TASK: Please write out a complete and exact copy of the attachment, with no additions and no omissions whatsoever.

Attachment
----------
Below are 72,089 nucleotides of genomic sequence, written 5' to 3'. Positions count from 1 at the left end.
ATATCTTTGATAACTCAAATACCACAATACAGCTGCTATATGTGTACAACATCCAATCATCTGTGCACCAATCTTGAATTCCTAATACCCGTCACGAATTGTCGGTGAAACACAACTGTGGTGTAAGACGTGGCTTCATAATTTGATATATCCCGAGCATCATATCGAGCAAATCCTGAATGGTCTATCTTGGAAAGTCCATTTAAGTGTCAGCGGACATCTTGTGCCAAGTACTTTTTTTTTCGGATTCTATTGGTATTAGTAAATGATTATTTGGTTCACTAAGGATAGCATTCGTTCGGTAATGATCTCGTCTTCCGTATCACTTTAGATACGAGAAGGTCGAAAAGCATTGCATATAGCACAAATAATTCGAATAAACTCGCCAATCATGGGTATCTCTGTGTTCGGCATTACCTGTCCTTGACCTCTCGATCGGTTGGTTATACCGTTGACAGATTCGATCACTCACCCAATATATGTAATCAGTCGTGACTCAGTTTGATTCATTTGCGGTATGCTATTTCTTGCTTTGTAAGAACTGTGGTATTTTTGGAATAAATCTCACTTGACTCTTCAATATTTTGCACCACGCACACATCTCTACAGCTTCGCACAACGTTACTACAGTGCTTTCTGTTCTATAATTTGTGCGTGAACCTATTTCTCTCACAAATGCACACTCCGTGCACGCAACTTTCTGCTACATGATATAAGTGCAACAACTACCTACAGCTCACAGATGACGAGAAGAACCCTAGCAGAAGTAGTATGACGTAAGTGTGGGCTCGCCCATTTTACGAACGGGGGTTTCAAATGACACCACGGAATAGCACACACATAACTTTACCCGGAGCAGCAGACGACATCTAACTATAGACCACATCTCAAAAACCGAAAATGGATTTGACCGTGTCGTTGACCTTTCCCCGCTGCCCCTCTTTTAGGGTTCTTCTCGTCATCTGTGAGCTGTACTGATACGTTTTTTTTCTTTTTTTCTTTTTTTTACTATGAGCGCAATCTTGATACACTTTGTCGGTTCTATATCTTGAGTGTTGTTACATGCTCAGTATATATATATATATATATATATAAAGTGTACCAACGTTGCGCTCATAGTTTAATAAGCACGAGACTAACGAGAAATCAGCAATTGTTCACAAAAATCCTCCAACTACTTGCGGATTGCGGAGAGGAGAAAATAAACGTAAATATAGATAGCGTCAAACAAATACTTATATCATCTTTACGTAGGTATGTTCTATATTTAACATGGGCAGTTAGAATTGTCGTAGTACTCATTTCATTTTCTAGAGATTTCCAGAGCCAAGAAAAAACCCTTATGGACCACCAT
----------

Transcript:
Below are 72,089 nucleotides of genomic sequence, written 5' to 3'. Positions count from 1 at the left end.
ATATCTTTGATAACTCAAATACCACAATACAGCTGCTATATGTGTACAACATCCAATCATCTGTGCACCAATCTTGAATTCCTAATACCCGTCACGAATTGTCGGTGAAACACAACTGTGGTGTAAGACGTGGCTTCATAATTTGATATATCCCGAGCATCATATCGAGCAAATCCTGAATGGTCTATCTTGGAAAGTCCATTTAAGTGTCAGCGGACATCTTGTGCCAAGTACTTTTTTTTTCGGATTCTATTGGTATTAGTAAATGATTATTTGGTTCACTAAGGATAGCATTCGTTCGGTAATGATCTCGTCTTCCGTATCACTTTAGATACGAGAAGGTCGAAAAGCATTGCATATAGCACAAATAATTCGAATAAACTCGCCAATCATGGGTATCTCTGTGTTCGGCATTACCTGTCCTTGACCTCTCGATCGGTTGGTTATACCGTTGACAGATTCGATCACTCACCCAATATATGTAATCAGTCGTGACTCAGTTTGATTCATTTGCGGTATGCTATTTCTTGCTTTGTAAGAACTGTGGTATTTTTGGAATAAATCTCACTTGACTCTTCAATATTTTGCACCACGCACACATCTCTACAGCTTCGCACAACGTTACTACAGTGCTTTCTGTTCTATAATTTGTGCGTGAACCTATTTCTCTCACAAATGCACACTCCGTGCACGCAACTTTCTGCTACATGATATAAGTGCAACAACTACCTACAGCTCACAGATGACGAGAAGAACCCTAGCAGAAGTAGTATGACGTAAGTGTGGGCTCGCCCATTTTACGAACGGGGGTTTCAAATGACACCACGGAATAGCACACACATAACTTTACCCGGAGCAGCAGACGACATCTAACTATAGACCACATCTCAAAAACCGAAAATGGATTTGACCGTGTCGTTGACCTTTCCCCGCTGCCCCTCTTTTAGGGTTCTTCTCGTCATCTGTGAGCTGTACTGATACGTTTTTTTTCTTTTTTTCTTTTTTTTACTATGAGCGCAATCTTGATACACTTTGTCGGTTCTATATCTTGAGTGTTGTTACATGCTCAGTATATATATATATATATATATATAAAGTGTACCAACGTTGCGCTCATAGTTTAATAAGCACGAGACTAACGAGAAATCAGCAATTGTTCACAAAAATCCTCCAACTACTTGCGGATTGCGGAGAGGAGAAAATAAACGTAAATATAGATAGCGTCAAACAAATACTTATATCATCTTTACGTAGGTATGTTCTATATTTAACATGGGCAGTTAGAATTGTCGTAGTACTCATTTCATTTTCTAGAGATTTCCAGAGCCAAGAAAAAACCCTTATGGACCACCAT